The quest for that perfect guitar tone!

There are as many different tones for your guitar out there as there are socks. The trick is trying to find the one that suits you and your playing style best.

In this lesson we are going to take you on a journey through guitars, amps, picks, and fingers until you are satisfied with how your guitar sounds or at least know how it could sound on different equipment. So let's jump right into it!

Tip #1: The brand you choose to play affects how your music is going to sound. The most popular guitar may not be for you, simply because you may be playing a style that that guitar is not suited for.

For example, people who play Fender guitars usually love its brighter, more twangy tone. On the other hand people who play a Gibson usually like its darker, meatier tone.

I recommend that you take a look at the music you want to play. Do you want to play rock & role, jazz, blues, alternative or country? For every guitar manufacturer there will be a new tone, and some are a lot better than others. I recommend that you go to your local music store and play different guitars to get a feel for different models and brands and see which ones match your playing style.

Tip #2: A guitar's sound is all channelled through its pickups. You can dramatically change the tone of your guitar by spending about $100 to get new pickups!

There are so many choices on the market today and we're going to show you the two most popular type of pickups.

The first is the single-coil pickups. These were the first guitar pickups ever made (used by Fender). They have that brighter, twangier sound that we talked about earlier. Distortion pedals can be used on these to make them sound tougher but this type of pickup s not meant for rock. Modern, high-quality, single-coil pickups have virtually no 'hum' or 'buzz'. A list of guitars that have single-coil pickups would include a long list of Fenders, Gibson Les Paul Special, Les Paul T.V, Les Paul Jr., and Danelectros. That's being very general because there are even more great guitar manufactures who carry guitars with single-coil pickups.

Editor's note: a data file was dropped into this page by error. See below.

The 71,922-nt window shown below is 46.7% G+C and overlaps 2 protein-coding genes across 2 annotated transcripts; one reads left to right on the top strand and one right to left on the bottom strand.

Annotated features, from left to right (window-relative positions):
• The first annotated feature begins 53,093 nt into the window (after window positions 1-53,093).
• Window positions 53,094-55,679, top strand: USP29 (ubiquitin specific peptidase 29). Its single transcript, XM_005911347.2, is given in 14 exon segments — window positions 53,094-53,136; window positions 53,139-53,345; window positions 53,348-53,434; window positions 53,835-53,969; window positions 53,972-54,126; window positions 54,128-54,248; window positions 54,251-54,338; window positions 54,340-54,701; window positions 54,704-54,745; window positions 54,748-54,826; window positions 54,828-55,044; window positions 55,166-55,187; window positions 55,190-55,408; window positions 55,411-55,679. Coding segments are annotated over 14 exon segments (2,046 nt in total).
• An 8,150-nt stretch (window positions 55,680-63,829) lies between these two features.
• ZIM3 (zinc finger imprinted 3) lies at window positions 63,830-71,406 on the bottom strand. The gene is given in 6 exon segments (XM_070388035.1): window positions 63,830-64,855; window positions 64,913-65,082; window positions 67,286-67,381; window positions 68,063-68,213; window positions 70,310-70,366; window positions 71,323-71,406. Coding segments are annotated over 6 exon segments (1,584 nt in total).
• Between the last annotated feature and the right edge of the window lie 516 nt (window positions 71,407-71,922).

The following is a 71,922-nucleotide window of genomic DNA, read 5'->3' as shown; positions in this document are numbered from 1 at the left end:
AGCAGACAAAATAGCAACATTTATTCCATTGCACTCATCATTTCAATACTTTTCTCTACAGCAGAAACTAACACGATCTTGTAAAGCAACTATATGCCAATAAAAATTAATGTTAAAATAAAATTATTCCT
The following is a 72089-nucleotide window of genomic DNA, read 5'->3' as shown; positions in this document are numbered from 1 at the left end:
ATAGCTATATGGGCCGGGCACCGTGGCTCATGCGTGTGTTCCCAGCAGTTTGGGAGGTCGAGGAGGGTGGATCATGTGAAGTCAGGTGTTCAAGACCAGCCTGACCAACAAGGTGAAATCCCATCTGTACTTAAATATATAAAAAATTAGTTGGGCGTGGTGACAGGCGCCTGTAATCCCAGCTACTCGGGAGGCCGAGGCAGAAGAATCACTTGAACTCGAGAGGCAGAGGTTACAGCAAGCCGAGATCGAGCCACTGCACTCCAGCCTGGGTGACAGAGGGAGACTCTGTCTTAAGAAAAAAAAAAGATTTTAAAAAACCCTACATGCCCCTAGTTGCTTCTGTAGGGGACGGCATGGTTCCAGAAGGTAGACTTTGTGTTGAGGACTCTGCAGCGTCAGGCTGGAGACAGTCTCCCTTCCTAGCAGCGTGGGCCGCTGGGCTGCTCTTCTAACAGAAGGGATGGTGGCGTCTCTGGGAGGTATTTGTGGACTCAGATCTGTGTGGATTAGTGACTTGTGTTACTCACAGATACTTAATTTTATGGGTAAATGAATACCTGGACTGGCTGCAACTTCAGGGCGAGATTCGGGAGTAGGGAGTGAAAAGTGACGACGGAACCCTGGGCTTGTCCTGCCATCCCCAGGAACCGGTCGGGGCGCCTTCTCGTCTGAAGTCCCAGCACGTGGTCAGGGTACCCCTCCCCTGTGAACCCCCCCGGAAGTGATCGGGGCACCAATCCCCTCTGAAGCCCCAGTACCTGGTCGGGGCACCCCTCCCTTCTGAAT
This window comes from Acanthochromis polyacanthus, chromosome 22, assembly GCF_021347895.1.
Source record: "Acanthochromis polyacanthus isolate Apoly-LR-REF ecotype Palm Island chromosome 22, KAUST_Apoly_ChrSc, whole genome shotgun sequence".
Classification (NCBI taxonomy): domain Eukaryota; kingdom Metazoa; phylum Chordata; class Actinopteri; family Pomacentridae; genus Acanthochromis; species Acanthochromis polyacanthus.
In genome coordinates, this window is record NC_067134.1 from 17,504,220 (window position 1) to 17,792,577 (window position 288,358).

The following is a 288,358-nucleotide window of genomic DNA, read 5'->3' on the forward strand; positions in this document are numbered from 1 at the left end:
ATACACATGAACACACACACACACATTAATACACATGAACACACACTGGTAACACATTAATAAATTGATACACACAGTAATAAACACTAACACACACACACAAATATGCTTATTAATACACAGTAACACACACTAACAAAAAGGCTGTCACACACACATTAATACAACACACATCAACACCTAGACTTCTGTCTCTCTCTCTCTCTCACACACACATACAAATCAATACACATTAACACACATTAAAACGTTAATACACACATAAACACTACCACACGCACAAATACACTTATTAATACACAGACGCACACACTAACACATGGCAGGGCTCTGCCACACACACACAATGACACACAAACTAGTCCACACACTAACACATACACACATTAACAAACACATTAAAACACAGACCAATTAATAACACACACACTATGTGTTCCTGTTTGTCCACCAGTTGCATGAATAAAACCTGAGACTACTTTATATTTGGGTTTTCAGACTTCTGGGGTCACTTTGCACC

The second most popular type of pickup is the Humbucking pickup. These pickups consist of two single coil pickups that are wired together. They were invented to get rid of the annoying 'hum' or 'buzz' that older single coil pickups would have (before higher qualities single-coil pickups cam along).

They have more output (make the guitar louder) and have a darker, more melt in your mouth( warm) sound than single coil pickups. These pickups are ideal for rock because of the beefy tone and how well they sound both clean and under distortion. Gibson is world famous for making guitars with these pickups, along with some new musicman models.

Many guitar manufactures are now integrating both humbucking and single-coil pickups into one guitar to make the best of both worlds. Fender has a recent model that does this with a push of a button! There are many pickup manufacturers out there that would take a while to list out.

The best way to learn about them is to decide what kind of sound your want from your pickup and look for a single coil or Humbucking Pickup. Seymour Duncan is a very popular and economical dealer of good quality pickups.

Tip #3: What do you spend too much time tuning, breaking and replacing on your guitar? You've guessed it... strings!

The gauge (thickness) of strings you choose to use can greatly affect the type of tone that you get. The higher the number the heavier the string gauge. Heavier strings will normally give you a very rich, meaty tone.

Lighter strings can be quite twangy and affective for jazz because of their easy bending abilities. Some musicians won't use light guitar string because they "buzz" off the frets too much. This won't happen if you have your guitar set up properly or don't play too hard.

If you're a rocker, it's normally recommended to get a heavier gauge. The reasons are both for tone and to save you money from buying your local music store out of strings!

However, it's always a tradeoff and nobody uses the same strings for every style of music. Stevie Ray Vaughan used .013's! Not many people could do that, but he added some serious meat to his tone by doing this. Eddie Van Halen uses .009's and he still gets a very big, meaty sound!

Tip #4: Picks are a guitarists best friend. They can also add a different variety of tone to your playing. This is one often overlooked piece of equipment. There are more picks to choose from than guitars and guitarists alike.

This is because we keep loosing them (it's the life of a musician). Harder picks will give you a beautiful crisp tone. I have also on many occasions done some strumming with them to great affect (not recommended in all scenarios because you can break your strings if you don't strum properly with them).

The medium picks are great for acoustics and as a backup for lead guitarists. Lighter gauge are good for rhythm guitarists. Don't go to light because you will get a very sloppy sound coming out of your amp.

So these are some cheap and expensive ways to change your tone. Have fun and happy hunting!


Article written by: Jordan Warford
Editor for

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